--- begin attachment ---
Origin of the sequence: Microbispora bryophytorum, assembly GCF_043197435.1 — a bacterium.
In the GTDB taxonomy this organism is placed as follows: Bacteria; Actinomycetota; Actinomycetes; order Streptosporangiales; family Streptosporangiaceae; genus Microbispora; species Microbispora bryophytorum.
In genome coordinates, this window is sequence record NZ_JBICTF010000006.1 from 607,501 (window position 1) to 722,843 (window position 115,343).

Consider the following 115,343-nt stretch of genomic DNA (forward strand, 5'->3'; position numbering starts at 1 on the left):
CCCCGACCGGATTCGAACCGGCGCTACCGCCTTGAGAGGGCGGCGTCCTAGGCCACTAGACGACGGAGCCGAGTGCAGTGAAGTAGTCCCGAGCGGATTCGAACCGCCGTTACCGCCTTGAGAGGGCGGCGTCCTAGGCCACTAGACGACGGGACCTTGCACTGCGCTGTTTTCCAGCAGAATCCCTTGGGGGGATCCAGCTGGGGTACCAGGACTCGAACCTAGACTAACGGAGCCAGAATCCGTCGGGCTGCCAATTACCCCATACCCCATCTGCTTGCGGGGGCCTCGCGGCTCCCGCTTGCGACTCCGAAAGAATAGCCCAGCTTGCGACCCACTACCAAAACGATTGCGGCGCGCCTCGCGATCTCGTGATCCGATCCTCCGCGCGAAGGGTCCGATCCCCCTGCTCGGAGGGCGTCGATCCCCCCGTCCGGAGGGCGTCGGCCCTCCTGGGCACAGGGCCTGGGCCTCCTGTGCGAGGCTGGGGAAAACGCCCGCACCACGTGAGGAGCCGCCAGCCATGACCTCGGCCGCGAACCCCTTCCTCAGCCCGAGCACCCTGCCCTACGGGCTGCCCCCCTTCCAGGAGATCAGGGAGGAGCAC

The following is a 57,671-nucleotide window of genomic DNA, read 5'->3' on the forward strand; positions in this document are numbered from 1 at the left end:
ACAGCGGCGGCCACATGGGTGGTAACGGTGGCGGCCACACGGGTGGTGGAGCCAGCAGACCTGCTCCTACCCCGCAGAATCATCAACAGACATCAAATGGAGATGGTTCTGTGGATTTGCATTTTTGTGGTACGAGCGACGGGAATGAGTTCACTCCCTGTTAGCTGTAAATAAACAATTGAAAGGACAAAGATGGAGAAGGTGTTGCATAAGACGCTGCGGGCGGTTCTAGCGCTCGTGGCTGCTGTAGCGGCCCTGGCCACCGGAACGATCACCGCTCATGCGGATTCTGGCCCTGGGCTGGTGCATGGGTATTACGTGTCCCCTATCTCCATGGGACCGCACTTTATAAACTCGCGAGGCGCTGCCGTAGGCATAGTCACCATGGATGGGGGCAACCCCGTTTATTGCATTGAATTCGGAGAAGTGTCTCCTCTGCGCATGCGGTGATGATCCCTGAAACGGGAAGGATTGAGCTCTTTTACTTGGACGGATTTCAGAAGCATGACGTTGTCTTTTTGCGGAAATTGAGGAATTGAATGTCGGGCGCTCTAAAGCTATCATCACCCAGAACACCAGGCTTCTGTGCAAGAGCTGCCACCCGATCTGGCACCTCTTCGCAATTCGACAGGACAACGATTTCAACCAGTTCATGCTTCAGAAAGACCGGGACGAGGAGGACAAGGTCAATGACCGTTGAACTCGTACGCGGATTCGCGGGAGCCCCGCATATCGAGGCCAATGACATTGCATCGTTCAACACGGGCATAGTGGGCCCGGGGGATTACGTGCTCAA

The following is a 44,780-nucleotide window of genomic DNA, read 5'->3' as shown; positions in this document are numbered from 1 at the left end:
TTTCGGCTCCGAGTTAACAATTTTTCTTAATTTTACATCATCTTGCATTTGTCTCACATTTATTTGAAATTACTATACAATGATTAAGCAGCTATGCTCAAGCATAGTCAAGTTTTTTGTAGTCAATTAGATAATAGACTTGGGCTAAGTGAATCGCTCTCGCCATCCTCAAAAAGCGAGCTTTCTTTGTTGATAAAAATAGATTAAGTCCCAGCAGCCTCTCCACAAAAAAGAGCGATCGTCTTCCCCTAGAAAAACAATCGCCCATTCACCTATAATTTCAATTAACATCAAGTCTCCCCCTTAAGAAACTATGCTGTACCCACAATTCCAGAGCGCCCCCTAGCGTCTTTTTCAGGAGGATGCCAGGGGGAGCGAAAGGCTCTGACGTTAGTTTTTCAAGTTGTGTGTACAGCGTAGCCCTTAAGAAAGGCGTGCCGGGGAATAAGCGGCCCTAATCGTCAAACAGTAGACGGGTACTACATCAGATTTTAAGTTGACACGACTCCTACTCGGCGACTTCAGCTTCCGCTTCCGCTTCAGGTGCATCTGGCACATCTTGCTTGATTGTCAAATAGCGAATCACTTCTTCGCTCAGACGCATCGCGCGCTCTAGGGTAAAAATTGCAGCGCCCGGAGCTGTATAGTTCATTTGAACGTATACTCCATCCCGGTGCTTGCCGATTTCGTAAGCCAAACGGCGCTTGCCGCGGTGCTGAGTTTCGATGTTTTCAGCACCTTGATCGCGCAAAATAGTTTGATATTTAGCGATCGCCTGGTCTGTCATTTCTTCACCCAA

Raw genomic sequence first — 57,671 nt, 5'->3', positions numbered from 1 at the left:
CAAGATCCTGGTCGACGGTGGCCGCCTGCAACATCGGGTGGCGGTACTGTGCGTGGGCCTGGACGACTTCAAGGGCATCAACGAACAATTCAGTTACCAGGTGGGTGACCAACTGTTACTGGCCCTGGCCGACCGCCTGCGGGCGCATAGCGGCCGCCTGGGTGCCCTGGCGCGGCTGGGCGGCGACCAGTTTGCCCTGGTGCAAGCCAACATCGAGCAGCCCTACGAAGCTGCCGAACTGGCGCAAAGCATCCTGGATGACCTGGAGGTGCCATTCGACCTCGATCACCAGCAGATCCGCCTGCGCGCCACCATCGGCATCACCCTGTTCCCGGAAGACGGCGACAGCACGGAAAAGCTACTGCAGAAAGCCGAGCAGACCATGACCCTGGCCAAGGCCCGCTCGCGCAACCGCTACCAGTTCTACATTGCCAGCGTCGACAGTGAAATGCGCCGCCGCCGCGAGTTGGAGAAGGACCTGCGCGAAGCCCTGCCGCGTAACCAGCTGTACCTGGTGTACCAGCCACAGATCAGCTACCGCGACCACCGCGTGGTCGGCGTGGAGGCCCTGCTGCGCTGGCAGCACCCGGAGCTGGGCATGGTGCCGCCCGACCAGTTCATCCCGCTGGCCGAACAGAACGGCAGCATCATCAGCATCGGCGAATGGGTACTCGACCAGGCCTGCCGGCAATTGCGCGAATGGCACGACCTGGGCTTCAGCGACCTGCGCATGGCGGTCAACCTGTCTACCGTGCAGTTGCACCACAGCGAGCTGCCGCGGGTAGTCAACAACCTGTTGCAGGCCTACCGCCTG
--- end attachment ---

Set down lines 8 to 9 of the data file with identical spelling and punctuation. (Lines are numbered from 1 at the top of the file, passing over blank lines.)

The following is a 44,780-nucleotide window of genomic DNA, read 5'->3' as shown; positions in this document are numbered from 1 at the left end:
TTTCGGCTCCGAGTTAACAATTTTTCTTAATTTTACATCATCTTGCATTTGTCTCACATTTATTTGAAATTACTATACAATGATTAAGCAGCTATGCTCAAGCATAGTCAAGTTTTTTGTAGTCAATTAGATAATAGACTTGGGCTAAGTGAATCGCTCTCGCCATCCTCAAAAAGCGAGCTTTCTTTGTTGATAAAAATAGATTAAGTCCCAGCAGCCTCTCCACAAAAAAGAGCGATCGTCTTCCCCTAGAAAAACAATCGCCCATTCACCTATAATTTCAATTAACATCAAGTCTCCCCCTTAAGAAACTATGCTGTACCCACAATTCCAGAGCGCCCCCTAGCGTCTTTTTCAGGAGGATGCCAGGGGGAGCGAAAGGCTCTGACGTTAGTTTTTCAAGTTGTGTGTACAGCGTAGCCCTTAAGAAAGGCGTGCCGGGGAATAAGCGGCCCTAATCGTCAAACAGTAGACGGGTACTACATCAGATTTTAAGTTGACACGACTCCTACTCGGCGACTTCAGCTTCCGCTTCCGCTTCAGGTGCATCTGGCACATCTTGCTTGATTGTCAAATAGCGAATCACTTCTTCGCTCAGACGCATCGCGCGCTCTAGGGTAAAAATTGCAGCGCCCGGAGCTGTATAGTTCATTTGAACGTATACTCCATCCCGGTGCTTGCCGATTTCGTAAGCCAAACGGCGCTTGCCGCGGTGCTGAGTTTCGATGTTTTCAGCACCTTGATCGCGCAAAATAGTTTGATATTTAGCGATCGCCTGGTCTGTCATTTCTTCACCCAA